Linnaea Holgers James, who has been on the Downtown Association board for two years, has owned Artisan Gallery on Pacific Avenue for three years and has been an employee at the gallery for more than 15 years. She says that while dogs are not allowed on Pacific Avenue, they are allowed in Artisan Gallery and have been for years. James was the only decanter in last year’s Downtown Association vote, which passed 8-1.
“My concerns were coming from a sense of a lack of support from the police in terms of their ability to enforce the ordinances already in place,” says James. “I thought it was not the time or place to be discussing the issue and we should instead focus on making downtown a safer place. My fear was that lifting the ban is a good idea in theory, but not able to be put into practice.”
Santa Cruz Police Department Spokesman Zach Friend says that while most local residents are aware of the ban and not many citations are issued for violating the ordinance, there has been a rise in recent years of what he describes as “exploiting a well-known loophole.”
“There are really two separate issues: people who want to walk their dogs and take them along while they shop downtown, and people who should not have pets downtown and exploit a loophole in the current ordinance,” says Friend. “People exploit this loophole by claiming their dogs are service animals, and we have no way of challenging that claim.”
Service animals are protected by federal disability laws, and while officials say homeless people in Santa Cruz have manipulated this in claiming their pets as such, once the claim is made the animal cannot be removed under the ordinance. Friend says that, to some, this appears as selective enforcement.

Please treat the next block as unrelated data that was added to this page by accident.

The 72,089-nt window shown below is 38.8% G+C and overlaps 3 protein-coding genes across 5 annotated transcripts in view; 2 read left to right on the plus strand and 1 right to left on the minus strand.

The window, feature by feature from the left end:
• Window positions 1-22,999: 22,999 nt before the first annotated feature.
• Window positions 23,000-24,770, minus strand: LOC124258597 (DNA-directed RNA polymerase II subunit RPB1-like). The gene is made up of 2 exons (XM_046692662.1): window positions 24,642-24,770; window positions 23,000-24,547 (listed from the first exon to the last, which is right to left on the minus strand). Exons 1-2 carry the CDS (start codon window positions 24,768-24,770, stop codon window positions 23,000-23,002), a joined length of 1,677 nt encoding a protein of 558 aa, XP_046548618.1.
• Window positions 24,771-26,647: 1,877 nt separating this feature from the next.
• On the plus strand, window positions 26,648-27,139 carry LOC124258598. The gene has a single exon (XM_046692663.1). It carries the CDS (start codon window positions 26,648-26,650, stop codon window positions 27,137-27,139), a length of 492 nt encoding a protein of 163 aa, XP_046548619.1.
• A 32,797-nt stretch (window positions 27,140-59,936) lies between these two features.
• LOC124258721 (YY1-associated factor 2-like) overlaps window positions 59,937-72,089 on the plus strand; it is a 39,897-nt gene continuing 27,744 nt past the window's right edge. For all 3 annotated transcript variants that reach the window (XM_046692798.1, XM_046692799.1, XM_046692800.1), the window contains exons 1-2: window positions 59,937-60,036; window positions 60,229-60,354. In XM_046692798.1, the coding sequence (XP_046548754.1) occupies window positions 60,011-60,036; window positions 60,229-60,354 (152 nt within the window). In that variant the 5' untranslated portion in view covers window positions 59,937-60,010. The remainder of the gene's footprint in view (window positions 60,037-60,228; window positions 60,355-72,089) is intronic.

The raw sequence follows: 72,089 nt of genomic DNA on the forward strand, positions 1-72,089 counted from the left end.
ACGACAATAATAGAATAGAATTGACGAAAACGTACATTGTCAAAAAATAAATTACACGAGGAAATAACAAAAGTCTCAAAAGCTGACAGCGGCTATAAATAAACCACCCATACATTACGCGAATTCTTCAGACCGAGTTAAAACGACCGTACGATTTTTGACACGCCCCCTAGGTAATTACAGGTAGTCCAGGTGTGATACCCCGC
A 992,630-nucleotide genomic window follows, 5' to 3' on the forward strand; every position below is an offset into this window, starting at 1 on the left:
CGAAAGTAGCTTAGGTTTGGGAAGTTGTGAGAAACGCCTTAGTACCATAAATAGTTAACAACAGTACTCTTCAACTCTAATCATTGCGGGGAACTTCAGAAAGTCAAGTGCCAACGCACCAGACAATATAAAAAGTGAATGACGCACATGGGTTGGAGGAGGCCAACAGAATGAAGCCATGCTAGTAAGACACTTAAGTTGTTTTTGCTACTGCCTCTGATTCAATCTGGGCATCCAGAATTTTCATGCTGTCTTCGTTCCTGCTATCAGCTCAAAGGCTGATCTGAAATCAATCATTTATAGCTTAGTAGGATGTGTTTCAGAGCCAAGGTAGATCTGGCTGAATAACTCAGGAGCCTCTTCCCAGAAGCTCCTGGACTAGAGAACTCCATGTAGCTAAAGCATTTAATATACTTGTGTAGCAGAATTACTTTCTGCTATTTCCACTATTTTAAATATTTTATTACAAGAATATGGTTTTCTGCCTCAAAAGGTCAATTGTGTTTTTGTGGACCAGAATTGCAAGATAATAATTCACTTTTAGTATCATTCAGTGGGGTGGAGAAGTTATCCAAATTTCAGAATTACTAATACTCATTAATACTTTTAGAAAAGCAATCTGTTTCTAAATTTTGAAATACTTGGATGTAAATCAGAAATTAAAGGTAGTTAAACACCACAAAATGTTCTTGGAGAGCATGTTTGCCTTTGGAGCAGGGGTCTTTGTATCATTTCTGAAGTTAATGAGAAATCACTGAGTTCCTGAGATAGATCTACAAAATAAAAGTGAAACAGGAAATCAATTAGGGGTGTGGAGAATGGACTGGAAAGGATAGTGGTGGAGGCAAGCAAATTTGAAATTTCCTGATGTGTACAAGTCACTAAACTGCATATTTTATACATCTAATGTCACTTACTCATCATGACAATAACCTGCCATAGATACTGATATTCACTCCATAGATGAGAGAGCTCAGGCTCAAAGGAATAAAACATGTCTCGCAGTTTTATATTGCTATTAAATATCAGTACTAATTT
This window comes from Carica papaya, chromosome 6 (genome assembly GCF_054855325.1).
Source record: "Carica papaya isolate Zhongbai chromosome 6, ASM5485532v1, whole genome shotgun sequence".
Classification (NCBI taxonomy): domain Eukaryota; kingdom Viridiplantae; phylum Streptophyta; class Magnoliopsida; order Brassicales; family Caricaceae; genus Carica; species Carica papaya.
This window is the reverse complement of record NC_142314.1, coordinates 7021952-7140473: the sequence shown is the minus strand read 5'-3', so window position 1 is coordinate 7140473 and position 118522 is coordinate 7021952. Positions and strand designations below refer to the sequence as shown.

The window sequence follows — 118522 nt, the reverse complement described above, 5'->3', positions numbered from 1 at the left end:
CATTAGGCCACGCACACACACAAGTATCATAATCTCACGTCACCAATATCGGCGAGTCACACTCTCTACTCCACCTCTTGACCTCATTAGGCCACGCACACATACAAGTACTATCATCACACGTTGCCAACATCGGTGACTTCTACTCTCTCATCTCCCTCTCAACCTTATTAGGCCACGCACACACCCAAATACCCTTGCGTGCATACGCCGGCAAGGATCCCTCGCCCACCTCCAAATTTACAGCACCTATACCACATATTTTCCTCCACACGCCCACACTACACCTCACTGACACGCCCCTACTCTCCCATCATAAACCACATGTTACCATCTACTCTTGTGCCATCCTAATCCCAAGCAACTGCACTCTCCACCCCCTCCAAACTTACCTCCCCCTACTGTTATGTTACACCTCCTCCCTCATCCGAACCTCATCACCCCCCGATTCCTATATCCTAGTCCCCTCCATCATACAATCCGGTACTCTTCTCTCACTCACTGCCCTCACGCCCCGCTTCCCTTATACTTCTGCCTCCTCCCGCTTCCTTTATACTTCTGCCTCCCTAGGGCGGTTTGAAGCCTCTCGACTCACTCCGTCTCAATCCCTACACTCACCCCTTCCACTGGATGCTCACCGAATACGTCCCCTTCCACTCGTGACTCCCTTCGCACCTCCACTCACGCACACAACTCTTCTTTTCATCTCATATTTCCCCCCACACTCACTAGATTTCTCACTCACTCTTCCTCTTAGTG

“[SCPD] is pretty agnostic to the whole issue of lifting the ordinance or not. We just want a clear direction and a uniform decision because right now we’re faced with a ban that can only be partially enforced,” says Friend.
Some merchants and community members have expressed concern about the mess that could be left behind by inattentive dog owners, as well as the potential for aggressive panhandlers to be accompanied by dogs, which could create an unwelcoming environment.
“The main concerns I’ve heard are poop on the sidewalk, potential dangers to small children and seniors, and street people bringing more dogs,” Vice Mayor Don Lane writes in an email to GT. “Most of the conversations I’ve had about it have a humorous element—along the lines of ‘here we go again’ and ‘why is this such a big deal?’”
Since the Downtown Association vote, James says elements have been added to the proposal that was sent to the city council. These include restricting leash length and not allowing dogs in packs, which address some of her initial reservations.
“I’m in favor now of having a test period to see if it can be effective,” she says. “In fact, since we voted on it, some people have mistaken that to mean that the change has been in effect and we’ve seen an increase in dogs, and so far it hasn’t been an issue.”
James’ sentiment is echoed by Lane, who says that while he has not yet made a determination on how he will vote later this month, he is open to considering temporarily removing the ban to test its effects.
“[I am] not sure how I will vote since I haven’t seen the details of what’s proposed, but I am generally inclined to give this a try if we see it as more of a trial run rather than a permanent decision,” he says.
Santa Cruz area dog-friendly shops >
Photo credit: Kelly Vaillancourt